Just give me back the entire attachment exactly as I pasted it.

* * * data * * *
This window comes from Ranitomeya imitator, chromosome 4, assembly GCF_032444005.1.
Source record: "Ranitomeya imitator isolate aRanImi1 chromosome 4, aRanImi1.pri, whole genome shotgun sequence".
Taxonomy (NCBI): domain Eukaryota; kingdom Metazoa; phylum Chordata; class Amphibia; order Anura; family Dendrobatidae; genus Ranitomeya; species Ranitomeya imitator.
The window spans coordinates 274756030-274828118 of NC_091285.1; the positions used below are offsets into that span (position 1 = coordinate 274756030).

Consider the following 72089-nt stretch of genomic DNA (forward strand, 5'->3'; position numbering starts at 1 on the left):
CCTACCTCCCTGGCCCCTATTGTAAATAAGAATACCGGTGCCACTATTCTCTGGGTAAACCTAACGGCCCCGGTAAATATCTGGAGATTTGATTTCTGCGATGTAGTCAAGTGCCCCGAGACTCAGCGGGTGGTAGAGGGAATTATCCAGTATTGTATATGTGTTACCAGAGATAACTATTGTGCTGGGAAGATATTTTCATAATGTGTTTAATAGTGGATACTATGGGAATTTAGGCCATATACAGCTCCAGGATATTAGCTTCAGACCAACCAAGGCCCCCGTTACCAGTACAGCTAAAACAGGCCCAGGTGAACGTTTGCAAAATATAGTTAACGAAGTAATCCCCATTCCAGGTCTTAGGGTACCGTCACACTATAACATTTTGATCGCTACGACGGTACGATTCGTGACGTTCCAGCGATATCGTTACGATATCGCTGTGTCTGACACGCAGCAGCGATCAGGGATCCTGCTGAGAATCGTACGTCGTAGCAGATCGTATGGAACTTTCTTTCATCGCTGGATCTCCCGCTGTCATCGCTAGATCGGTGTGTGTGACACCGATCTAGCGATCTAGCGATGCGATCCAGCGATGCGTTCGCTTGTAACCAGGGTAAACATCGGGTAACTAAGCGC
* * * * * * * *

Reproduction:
This window comes from Ranitomeya imitator, chromosome 4, assembly GCF_032444005.1.
Source record: "Ranitomeya imitator isolate aRanImi1 chromosome 4, aRanImi1.pri, whole genome shotgun sequence".
Taxonomy (NCBI): domain Eukaryota; kingdom Metazoa; phylum Chordata; class Amphibia; order Anura; family Dendrobatidae; genus Ranitomeya; species Ranitomeya imitator.
The window spans coordinates 274756030-274828118 of NC_091285.1; the positions used below are offsets into that span (position 1 = coordinate 274756030).

Consider the following 72089-nt stretch of genomic DNA (forward strand, 5'->3'; position numbering starts at 1 on the left):
CCTACCTCCCTGGCCCCTATTGTAAATAAGAATACCGGTGCCACTATTCTCTGGGTAAACCTAACGGCCCCGGTAAATATCTGGAGATTTGATTTCTGCGATGTAGTCAAGTGCCCCGAGACTCAGCGGGTGGTAGAGGGAATTATCCAGTATTGTATATGTGTTACCAGAGATAACTATTGTGCTGGGAAGATATTTTCATAATGTGTTTAATAGTGGATACTATGGGAATTTAGGCCATATACAGCTCCAGGATATTAGCTTCAGACCAACCAAGGCCCCCGTTACCAGTACAGCTAAAACAGGCCCAGGTGAACGTTTGCAAAATATAGTTAACGAAGTAATCCCCATTCCAGGTCTTAGGGTACCGTCACACTATAACATTTTGATCGCTACGACGGTACGATTCGTGACGTTCCAGCGATATCGTTACGATATCGCTGTGTCTGACACGCAGCAGCGATCAGGGATCCTGCTGAGAATCGTACGTCGTAGCAGATCGTATGGAACTTTCTTTCATCGCTGGATCTCCCGCTGTCATCGCTAGATCGGTGTGTGTGACACCGATCTAGCGATCTAGCGATGCGATCCAGCGATGCGTTCGCTTGTAACCAGGGTAAACATCGGGTAACTAAGCGC